Flashcards in Cerebral Cortex Deck (69):
What is the Brodmann area for the motor cortex?
What is the Brodmann area for the sensory cortex?
What is the Brodmann area for the visual cortex?
What is the function of the cerebral cortex?
It analyzes, plans, initiates response using the sensory pathways in order to gather information.
What is the function of the reticular system?
The reticular system adjusts the level of responsiveness of the brain and cerebral cortex in particular
What are the types of cortex?
What makes up most of the cortex?
Neocortex - it has 6 layers in the cortex
What does the archicortex make up?
Hippocampus - 3 layers
What does the paleocortex make up?
Telencephalon and Olfactory - 3-5 layers
Are most of the brain cells pyramidal or non-pyramidal?
Pyramidal. 80% of the brain cells are pyramidal
How many nerve cells are in the brain and how many of them are from the cerebral cortex?
86 billion with 19% of them being from the cerebral cortex.
Describe the features of pyramidal cells.
They have a long apical dendrite and a basal dendrite. The axons leave the cortex and are excitatory, using glutamate as a NT.
Describe the features of the non-pyramidal cells.
They are of many various shapes. The axons do not leave the cortex and are inhibitory, using GABA as a NT.
They are the interneurons of the cerebral cortex.
What cells are in the agranular layers of the neocortex?
Large Pyramidal Cells
What cells are in the granular layers of the neocortex?
How is the neocortex organized?
Where is the genu of the corpus callosum located?
Where is the anterior body of the corpus callosum located?
Frontal Lobes posterior to the Genu
Where is the posterior body of the corpus callosum located?
Where is the splenium of the corpus callosum located?
Occipital and Temporal Lobe
What does the anterior commissure connect?
It interconnects the temporal lobe and component's of olfactory system
Do the left and right pre central gyri have symmetrical connections?
Describe the association bundles of the cortex.
They are corticocortical connections in the same hemisphere and none are discrete point-to-point. Fibers travel in both directions, leaving and entering.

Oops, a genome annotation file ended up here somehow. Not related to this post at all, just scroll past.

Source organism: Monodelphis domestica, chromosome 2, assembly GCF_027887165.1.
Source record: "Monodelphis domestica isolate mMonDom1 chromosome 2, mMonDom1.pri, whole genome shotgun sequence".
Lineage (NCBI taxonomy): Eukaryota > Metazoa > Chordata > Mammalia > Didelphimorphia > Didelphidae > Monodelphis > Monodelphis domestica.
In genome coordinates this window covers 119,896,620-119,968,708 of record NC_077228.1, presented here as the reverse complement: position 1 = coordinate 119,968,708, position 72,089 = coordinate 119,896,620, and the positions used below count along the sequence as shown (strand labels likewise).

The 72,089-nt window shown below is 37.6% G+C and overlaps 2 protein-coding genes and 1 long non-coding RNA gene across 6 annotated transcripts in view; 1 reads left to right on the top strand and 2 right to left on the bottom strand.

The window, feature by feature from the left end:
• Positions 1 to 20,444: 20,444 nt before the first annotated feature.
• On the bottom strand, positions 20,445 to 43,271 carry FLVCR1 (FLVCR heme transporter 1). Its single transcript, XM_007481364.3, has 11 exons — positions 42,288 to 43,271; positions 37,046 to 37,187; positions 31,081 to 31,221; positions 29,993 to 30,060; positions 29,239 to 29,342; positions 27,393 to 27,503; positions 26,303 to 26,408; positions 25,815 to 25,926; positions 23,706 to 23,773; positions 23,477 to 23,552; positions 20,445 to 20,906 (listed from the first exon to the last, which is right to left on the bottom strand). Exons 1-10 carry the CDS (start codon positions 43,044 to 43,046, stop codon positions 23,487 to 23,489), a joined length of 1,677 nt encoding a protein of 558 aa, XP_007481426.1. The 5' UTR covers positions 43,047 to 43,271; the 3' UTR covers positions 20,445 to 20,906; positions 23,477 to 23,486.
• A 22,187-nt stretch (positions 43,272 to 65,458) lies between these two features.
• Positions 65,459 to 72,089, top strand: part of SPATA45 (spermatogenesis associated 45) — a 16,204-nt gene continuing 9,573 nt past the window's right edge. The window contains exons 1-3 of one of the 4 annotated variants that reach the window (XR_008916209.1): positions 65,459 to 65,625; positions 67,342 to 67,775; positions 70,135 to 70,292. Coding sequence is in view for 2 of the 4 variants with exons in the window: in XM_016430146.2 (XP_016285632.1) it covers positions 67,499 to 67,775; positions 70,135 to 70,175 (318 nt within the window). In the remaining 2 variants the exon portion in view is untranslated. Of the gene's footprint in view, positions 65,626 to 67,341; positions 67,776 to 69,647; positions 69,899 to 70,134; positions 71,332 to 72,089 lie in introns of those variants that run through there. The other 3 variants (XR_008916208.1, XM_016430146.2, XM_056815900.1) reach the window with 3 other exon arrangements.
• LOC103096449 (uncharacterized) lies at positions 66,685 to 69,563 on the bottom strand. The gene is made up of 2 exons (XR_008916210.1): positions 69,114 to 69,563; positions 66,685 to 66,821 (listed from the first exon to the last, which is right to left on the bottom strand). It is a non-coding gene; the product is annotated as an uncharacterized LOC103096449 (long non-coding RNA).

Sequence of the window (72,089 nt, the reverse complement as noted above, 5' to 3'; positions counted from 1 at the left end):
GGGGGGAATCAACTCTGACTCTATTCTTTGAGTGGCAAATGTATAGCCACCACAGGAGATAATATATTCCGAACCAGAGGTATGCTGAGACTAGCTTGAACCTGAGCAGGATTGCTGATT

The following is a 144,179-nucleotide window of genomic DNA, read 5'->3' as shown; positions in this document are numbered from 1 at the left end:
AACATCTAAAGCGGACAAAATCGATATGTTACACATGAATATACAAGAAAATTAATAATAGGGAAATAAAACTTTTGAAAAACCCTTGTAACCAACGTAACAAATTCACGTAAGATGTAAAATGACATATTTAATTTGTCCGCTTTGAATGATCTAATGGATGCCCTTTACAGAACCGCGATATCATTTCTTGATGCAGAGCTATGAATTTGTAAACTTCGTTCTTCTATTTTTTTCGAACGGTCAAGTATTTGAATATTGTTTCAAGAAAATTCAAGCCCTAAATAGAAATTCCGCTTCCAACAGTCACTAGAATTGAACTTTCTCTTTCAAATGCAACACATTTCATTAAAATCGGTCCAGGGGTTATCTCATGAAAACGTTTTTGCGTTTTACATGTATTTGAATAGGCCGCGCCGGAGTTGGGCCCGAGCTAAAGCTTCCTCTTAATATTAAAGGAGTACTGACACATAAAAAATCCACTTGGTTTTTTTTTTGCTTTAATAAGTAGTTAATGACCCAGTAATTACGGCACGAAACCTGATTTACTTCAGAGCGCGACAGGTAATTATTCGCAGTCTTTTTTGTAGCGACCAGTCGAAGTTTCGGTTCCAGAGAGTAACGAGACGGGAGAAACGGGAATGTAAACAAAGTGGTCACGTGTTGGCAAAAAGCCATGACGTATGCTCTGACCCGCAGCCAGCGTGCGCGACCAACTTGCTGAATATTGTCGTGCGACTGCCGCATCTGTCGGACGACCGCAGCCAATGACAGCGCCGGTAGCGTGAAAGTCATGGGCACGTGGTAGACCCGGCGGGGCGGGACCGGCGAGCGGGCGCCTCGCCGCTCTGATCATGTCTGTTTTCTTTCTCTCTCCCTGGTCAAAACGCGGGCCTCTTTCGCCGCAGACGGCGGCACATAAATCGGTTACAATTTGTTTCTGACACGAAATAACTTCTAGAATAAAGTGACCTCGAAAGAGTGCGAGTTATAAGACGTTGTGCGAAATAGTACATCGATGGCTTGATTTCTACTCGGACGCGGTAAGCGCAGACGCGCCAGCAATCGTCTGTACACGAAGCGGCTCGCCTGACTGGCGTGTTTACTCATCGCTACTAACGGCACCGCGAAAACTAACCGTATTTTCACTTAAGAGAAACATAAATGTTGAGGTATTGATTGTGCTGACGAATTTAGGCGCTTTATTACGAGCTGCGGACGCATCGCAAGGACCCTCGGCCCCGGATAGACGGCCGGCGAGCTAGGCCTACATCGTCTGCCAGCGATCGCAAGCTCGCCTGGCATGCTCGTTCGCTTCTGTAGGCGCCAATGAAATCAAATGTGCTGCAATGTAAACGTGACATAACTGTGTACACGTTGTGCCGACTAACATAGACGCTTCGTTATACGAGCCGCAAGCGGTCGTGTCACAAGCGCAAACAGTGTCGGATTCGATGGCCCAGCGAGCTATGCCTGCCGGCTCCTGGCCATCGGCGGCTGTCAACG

What is the Brodmann area for the auditory cortex?
Where is the visual cortex?
Where is the somatosensory cortex?
Where is the auditory cortex?
Transverse Temporal Gyrus
Where is the motor cortex?
What are unimodal association areas?
They are more complex response functions that analyze information and extract additional information from it
What are multimodal association areas?
They are “high level intellectual functions”: Association areas send converging inputs; may respond to multiple stimuli or under particular circumstances. They do not have homoncular distributions.
What can injury to the unimodal association areas cause?
What can injury to the right inferior parietal lobule (multimodal association) cause?
What can injury to the left parietal area cause?
What is the function of the prefrontal area?
It is involved in working memory and decision making and executive functions of the brain, like planning, insight, foresight and basic aspects of personality.
What is the function of the dorsolateral aspect of the prefrontal area?
It is more important for working memory, attention, and logical aspects of problem solving
What is the function of the ventromedial aspect of the prefrontal area?
It has extensive limbic connections and are more important for emotional aspects of planning and decisions
What is the function of the limbic area?
It is involved in emotion and drive related behavior.
All cortical areas receive corpus callosum commissural fibers except for which areas?
– Exception – Hand area of somatosensory and motor cortex
– Exception – Area 17, not representing those areas adjacent
to the vertical midline
– Exception – Temporal lobe connections which travel
through the anterior commissure
What are disconnection syndromes and what are they caused by?
They often result from white matter damage that interferes with connections of the cortical areas.
Ex: Alexia without Agraphia
Describe the findings in Alexia without Agraphia.